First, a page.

In the past the old days we have layer 2 virtual circuits provided courtesy of our service provider
A virtual circuit would be an overlay normally from side A to side B. may be a frame lay link or ATM or SMDS, X.25 whatever it is. It is the overlay of the provider network.
If you have multiple sites you have full mesh, partial mesh, multilevel topology etc.
We also have overlay methods of IP Tunneling in which we have IPsec, GRE, and PPTP.
IPsec and PPTP has the benefit over GRE is the security but they doesn’t have the encryption.
So the GRE benefit is that of encryption.
Now how we implement them.We have implementation methods:
Service Provider gives the customers the circuits, and says “have funs with that”
Service Provider peers with the customer and learns all their routes.
By using MPLS Technology to securely transport data over IP. A lot of service Providers are now offering enterprise MPLS VPN service in a number of different ways or flavors based on the needs of small corporations to big Enterprises existing investment in CPE, and the available infrastructure. MPLS is protocol independent forwarding, so MPLS VPNS can be implemented using different customer edge equipment allowing the customer to leverage their existing investments.
As MPLS provides traffic separation with its addressing methodologies, the label are used to move traffic via MPLS can be easily used to provide separate traffic ‘tunnels’ for multiple VPN’s across an MPLS core network.
By ‘stacking labels’ MPLS can create logical traffic separation because in MPLS only the top-most label is used for addressing the packet, any information that is not contained in the addressing label is invisible to all devices except the destination device.
The LER, or in the case of a VPN a Provider Edge (PE) or Customer Edge (CE) Router, is the only device which accesses the VPN network directly. This provides fewer access points into the network and only this router must have the highest level of security. Traffic is separated at the Provider Edge (PE) using Virtual Routing and Forwarding Instances (VRF’s) which areassigned to each VPN accessing the provider’s MPLS network individually. The VRF’s are unique to each VPN so all other VPN’s using the network are transparent to each other, as well as any other Customer Edge (CE) devices.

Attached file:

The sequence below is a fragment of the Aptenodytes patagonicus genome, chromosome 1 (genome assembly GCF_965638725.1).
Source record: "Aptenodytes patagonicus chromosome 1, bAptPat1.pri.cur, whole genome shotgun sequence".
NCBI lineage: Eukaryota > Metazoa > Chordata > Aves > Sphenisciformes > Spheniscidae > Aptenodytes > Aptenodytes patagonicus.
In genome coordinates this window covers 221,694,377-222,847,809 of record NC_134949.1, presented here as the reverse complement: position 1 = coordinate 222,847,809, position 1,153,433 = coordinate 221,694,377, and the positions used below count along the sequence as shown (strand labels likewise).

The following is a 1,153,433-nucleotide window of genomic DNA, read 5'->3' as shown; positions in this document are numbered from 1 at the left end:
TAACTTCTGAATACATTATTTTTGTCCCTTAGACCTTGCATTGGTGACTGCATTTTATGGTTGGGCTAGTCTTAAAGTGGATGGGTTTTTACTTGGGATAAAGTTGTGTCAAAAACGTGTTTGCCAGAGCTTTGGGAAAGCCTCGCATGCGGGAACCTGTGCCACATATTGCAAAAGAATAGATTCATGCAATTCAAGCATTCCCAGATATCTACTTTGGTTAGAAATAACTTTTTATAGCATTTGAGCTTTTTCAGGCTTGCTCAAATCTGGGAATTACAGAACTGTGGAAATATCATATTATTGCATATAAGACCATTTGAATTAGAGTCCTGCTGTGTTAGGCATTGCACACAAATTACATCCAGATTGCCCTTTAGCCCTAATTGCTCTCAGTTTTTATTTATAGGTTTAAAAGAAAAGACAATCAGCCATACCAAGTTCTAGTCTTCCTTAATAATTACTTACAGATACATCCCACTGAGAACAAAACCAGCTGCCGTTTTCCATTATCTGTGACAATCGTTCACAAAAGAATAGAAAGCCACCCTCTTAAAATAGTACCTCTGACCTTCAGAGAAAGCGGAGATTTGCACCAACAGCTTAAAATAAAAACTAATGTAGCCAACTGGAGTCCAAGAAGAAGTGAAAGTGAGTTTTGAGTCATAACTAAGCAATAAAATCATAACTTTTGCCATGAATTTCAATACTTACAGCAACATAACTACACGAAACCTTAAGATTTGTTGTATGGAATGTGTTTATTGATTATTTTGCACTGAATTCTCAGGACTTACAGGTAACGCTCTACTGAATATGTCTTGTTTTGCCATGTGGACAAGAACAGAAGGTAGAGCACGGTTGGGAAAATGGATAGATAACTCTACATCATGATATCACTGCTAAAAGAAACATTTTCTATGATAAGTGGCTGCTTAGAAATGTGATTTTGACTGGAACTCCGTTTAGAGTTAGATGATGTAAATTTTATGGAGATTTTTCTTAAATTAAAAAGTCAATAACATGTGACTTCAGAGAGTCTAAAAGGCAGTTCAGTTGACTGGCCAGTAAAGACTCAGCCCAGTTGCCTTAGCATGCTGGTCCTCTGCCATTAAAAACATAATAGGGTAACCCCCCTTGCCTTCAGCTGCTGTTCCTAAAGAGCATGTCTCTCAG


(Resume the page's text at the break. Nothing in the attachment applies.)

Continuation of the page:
MPLS VPN’s provide a number of advantages given below.
MPLS VPN’s provide security through traffic separation.
MPLS VPN’s are highly scalable.
MPLS VPN’s provide QoS based on different numbers of classes of service (CoS). The number of CoS and the specific QoS guarantees are defined and backed by Service Level Agreements (SLA) with individual service providers.
MPLS VPN’s are limited by the core network; however, remote users must use some other VPN method, most likely IPsec, to peer with the network securely.
Furthermore there are different types of classifications of IP VPNs.
- Classification based on where VPN functions are implemented.
- Customer Edge (CE) based VPN
- Provider Edge (PE) based VPN
- Classification based on Service Provider’s role in provisioning the VPN.
- Providers Provisioned VPN (PPVPN)
- Customer Provisioned VPN
- Classification based on Protocol Layers
- Layer 2 VPN
- Layer 3 VPN
Layer 2 VPN:
Service Provider network switches customer Layer-2 frames based on Layer-2 header.
Service Provider then delivers layer 2 circuits to the customer, one for each remote site. Customer then maps their layer 3 routing to the circuit mesh. In Layer 2 VPN customer routes are transparent to the provider.
Layer 3 VPN:
Service Provider network routes incoming customer packet based on the destination IP address. Service Provider network participates in customer’s layer 3 routing. Service Provider network then manages VPN specific routing tables, distributes routes to remote sites. CPE routers advertise their routes to the provider.